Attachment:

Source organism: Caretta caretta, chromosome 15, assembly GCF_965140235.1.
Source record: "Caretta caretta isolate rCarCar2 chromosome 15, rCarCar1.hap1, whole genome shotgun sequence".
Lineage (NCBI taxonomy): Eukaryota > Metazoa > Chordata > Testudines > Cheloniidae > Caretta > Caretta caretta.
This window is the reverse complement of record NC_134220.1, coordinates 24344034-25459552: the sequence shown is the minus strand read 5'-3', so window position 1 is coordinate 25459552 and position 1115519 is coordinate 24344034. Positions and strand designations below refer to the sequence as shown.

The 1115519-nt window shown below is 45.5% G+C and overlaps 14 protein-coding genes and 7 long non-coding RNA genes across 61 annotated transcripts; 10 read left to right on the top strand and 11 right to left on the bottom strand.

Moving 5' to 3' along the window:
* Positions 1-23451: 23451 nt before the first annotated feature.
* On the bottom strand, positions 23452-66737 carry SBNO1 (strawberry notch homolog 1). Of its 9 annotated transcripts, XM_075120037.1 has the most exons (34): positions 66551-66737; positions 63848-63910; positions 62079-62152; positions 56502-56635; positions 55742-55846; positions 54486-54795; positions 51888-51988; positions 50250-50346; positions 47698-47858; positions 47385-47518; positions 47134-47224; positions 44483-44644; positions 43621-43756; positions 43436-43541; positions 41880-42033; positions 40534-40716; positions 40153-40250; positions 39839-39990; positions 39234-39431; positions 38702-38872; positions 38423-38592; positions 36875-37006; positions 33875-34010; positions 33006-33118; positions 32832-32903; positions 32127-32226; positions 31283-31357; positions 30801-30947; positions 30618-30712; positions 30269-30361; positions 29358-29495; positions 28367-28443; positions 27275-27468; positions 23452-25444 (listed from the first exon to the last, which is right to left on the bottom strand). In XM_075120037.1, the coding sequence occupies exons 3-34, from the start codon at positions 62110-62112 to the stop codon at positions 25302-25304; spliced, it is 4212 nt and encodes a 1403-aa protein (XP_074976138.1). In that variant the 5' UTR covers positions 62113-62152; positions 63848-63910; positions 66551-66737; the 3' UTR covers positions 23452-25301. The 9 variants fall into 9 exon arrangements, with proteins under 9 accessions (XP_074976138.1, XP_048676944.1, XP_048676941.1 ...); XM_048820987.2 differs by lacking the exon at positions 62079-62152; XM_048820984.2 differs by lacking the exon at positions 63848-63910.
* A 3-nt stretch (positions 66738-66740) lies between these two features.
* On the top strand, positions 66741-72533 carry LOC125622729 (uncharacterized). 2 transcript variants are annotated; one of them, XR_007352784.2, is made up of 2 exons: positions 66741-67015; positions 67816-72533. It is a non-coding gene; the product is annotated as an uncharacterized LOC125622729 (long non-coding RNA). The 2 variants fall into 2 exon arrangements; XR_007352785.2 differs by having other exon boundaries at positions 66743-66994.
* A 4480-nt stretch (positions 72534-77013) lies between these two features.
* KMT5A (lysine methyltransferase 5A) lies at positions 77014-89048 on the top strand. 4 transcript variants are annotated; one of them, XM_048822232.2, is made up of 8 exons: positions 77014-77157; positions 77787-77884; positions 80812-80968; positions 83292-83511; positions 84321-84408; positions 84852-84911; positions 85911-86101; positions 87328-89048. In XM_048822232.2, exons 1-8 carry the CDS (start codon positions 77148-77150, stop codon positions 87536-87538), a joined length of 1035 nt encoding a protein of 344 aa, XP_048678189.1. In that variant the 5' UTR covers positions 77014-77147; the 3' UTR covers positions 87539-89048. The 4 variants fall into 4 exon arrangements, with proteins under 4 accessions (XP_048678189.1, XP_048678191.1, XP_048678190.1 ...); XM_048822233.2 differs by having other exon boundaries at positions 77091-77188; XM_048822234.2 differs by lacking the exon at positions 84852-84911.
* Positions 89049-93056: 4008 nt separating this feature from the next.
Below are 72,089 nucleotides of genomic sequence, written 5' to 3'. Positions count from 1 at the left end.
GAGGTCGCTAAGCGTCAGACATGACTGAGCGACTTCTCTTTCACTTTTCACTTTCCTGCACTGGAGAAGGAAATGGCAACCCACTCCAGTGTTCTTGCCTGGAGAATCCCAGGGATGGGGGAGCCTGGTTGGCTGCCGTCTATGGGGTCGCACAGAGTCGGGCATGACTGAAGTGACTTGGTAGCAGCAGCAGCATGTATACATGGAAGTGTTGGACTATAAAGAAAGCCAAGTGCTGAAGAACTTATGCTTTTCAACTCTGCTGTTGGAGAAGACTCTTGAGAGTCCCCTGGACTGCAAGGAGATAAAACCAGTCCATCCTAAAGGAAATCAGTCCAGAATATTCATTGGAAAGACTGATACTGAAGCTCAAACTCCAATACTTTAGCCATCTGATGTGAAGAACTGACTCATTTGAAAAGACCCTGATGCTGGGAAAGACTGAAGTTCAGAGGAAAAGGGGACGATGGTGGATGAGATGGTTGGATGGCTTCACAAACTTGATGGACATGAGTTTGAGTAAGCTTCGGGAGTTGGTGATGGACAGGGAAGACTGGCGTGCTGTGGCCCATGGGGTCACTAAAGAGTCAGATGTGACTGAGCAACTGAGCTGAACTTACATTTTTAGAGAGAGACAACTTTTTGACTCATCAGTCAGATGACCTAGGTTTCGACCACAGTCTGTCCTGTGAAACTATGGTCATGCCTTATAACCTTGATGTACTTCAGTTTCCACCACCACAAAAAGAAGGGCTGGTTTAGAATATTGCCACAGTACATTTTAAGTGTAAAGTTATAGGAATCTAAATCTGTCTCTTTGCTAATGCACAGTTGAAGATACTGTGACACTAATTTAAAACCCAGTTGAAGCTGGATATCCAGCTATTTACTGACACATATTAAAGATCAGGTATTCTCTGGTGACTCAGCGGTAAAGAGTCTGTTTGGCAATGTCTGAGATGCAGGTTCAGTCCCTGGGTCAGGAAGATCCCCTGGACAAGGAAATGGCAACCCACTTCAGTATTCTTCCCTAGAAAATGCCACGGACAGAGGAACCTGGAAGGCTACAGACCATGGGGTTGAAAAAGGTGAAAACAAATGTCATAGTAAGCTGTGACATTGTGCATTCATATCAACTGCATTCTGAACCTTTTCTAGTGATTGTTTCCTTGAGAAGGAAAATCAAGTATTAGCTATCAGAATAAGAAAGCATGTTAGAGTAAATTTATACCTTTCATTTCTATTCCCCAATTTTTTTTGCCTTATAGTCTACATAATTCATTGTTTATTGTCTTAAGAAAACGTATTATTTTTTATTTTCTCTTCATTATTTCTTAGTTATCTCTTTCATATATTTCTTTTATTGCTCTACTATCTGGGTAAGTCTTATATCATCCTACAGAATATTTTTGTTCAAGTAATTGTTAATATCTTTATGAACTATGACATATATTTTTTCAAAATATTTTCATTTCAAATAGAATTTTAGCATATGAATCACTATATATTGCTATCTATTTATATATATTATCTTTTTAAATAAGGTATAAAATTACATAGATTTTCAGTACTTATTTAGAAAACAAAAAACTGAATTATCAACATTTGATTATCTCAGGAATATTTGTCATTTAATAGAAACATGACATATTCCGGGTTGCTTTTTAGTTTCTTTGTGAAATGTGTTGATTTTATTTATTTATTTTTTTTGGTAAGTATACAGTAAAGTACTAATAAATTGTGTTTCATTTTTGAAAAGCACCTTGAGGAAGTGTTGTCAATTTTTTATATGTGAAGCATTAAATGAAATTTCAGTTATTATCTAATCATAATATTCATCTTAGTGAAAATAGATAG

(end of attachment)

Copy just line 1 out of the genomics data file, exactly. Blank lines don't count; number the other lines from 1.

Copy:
Source organism: Caretta caretta, chromosome 15, assembly GCF_965140235.1.